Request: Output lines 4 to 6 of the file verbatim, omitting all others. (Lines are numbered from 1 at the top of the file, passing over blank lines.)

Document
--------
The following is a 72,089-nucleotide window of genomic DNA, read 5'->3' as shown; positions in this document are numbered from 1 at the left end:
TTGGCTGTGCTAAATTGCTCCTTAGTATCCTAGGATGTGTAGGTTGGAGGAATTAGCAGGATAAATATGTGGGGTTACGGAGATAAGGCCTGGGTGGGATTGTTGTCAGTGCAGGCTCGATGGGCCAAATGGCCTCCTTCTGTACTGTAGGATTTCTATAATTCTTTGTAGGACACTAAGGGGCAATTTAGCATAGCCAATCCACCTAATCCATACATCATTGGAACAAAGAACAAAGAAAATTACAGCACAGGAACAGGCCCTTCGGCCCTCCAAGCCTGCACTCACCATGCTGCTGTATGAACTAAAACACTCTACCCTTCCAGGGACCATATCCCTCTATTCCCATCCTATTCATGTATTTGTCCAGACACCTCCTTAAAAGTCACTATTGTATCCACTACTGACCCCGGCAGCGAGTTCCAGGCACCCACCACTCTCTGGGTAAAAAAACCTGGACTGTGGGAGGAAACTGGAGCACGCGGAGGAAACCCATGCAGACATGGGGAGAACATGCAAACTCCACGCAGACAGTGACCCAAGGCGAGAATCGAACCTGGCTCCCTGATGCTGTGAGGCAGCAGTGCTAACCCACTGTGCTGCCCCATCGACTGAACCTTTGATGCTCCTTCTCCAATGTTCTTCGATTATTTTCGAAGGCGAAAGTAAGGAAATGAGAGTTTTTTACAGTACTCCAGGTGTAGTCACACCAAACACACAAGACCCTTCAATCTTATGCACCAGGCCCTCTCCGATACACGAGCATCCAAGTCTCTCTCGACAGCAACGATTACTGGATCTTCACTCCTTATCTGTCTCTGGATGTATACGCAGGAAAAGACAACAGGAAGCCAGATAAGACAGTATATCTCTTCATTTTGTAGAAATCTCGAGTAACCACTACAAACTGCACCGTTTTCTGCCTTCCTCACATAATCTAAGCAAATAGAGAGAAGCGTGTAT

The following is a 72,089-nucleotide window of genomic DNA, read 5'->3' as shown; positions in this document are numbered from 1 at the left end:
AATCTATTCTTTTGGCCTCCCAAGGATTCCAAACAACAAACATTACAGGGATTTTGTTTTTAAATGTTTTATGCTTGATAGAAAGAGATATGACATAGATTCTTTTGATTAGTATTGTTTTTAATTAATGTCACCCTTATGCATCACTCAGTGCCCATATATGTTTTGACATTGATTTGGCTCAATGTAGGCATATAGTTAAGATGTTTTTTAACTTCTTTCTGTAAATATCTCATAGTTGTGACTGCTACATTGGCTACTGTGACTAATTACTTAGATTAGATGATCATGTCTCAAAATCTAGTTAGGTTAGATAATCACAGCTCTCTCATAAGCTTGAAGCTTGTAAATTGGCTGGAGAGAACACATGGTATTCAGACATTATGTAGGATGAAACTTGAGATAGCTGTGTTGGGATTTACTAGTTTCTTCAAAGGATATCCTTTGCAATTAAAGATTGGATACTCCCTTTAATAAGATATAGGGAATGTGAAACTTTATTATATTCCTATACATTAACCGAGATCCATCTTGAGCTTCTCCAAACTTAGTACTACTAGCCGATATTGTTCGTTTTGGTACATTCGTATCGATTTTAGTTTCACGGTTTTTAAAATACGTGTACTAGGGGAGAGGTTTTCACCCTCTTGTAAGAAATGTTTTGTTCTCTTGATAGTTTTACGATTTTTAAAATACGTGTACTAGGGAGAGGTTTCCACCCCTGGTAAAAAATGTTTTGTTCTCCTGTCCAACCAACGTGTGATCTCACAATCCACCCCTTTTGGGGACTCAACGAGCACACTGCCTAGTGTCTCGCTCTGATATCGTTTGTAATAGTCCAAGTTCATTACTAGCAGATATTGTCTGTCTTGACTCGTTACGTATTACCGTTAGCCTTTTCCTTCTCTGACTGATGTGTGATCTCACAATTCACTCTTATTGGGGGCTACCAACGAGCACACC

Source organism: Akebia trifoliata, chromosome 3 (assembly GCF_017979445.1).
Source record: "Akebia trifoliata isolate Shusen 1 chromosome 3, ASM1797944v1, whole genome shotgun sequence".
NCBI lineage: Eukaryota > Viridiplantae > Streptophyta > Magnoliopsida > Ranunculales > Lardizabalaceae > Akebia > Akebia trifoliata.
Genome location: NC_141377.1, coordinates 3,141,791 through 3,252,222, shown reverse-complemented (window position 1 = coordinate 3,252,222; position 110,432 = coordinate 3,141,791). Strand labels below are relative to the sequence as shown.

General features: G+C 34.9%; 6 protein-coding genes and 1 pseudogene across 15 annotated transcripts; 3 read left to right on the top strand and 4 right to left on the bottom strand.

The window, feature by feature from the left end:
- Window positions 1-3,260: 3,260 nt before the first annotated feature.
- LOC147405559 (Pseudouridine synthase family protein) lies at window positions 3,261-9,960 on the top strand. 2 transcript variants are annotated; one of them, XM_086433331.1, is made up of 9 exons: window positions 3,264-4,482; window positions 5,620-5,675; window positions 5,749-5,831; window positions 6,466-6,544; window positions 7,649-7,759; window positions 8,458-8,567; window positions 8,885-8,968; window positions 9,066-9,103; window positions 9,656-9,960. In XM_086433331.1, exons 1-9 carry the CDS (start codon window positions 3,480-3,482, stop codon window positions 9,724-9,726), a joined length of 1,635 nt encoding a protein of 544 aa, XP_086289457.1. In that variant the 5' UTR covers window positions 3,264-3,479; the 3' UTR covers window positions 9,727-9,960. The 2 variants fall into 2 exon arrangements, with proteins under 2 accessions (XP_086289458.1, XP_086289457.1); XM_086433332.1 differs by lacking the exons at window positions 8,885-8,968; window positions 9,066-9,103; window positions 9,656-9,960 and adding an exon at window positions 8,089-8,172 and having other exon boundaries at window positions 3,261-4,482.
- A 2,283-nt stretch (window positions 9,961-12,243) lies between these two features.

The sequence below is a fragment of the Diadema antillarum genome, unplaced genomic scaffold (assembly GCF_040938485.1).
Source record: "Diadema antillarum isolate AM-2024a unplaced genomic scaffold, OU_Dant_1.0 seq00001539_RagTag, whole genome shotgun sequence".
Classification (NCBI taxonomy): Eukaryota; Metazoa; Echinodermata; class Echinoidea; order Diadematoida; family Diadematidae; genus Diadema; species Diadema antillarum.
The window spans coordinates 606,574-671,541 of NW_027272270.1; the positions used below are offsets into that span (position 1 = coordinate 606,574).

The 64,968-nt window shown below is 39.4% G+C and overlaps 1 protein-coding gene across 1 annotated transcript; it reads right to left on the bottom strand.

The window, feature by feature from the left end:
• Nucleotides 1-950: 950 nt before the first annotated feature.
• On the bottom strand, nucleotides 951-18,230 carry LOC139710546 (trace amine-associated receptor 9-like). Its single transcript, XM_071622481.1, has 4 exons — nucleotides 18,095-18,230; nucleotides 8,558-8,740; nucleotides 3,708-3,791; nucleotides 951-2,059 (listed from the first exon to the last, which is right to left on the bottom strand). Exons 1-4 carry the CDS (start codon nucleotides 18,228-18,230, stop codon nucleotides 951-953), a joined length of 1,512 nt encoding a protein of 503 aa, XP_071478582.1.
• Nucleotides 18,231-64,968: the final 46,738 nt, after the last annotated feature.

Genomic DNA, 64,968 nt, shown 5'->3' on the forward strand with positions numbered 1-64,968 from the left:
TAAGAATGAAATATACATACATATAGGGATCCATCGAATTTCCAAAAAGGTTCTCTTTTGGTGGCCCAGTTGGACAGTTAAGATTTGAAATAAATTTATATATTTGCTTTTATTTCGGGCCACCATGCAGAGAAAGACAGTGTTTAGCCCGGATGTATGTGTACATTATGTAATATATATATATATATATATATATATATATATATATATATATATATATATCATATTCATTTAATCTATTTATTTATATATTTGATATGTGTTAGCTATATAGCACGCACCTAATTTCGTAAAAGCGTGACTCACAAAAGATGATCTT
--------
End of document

AATCTATTCTTTTGGCCTCCCAAGGATTCCAAACAACAAACATTACAGGGATTTTGTTTTTAAATGTTTTATGCTTGATAGAAAGAGATATGACATAGATTCTTTTGATTAGTATTGTTTTTAATTAATGTCACCCTTATGCATCACTCAGTGCCCATATATGTTTTGACATTGATTTGGCTCAATGTAGGCATATAGTTAAGATGTTTTTTAACTTCTTTCTGTAAATATCTCATAGTTGTGACTGCTACATTGGCTACTGTGACTAATTACTTAGATTAGATGATCATGTCTCAAAATCTAGTTAGGTTAGATAATCACAGCTCTCTCATAAGCTTGAAGCTTGTAAATTGGCTGGAGAGAACACATGGTATTCAGACATTATGTAGGATGAAACTTGAGATAGCTGTGTTGGGATTTACTAGTTTCTTCAAAGGATATCCTTTGCAATTAAAGATTGGATACTCCCTTTAATAAGATATAGGGAATGTGAAACTTTATTATATTCCTATACATTAACCGAGATCCATCTTGAGCTTCTCCAAACTTAGTACTACTAGCCGATATTGTTCGTTTTGGTACATTCGTATCGATTTTAGTTTCACGGTTTTTAAAATACGTGTACTAGGGGAGAGGTTTTCACCCTCTTGTAAGAAATGTTTTGTTCTCTTGATAGTTTTACGATTTTTAAAATACGTGTACTAGGGAGAGGTTTCCACCCCTGGTAAAAAATGTTTTGTTCTCCTGTCCAACCAACGTGTGATCTCACAATCCACCCCTTTTGGGGACTCAACGAGCACACTGCCTAGTGTCTCGCTCTGATATCGTTTGTAATAGTCCAAGTTCATTACTAGCAGATATTGTCTGTCTTGACTCGTTACGTATTACCGTTAGCCTTTTCCTTCTCTGACTGATGTGTGATCTCACAATTCACTCTTATTGGGGGCTACCAACGAGCACACC

Source organism: Akebia trifoliata, chromosome 3 (assembly GCF_017979445.1).
Source record: "Akebia trifoliata isolate Shusen 1 chromosome 3, ASM1797944v1, whole genome shotgun sequence".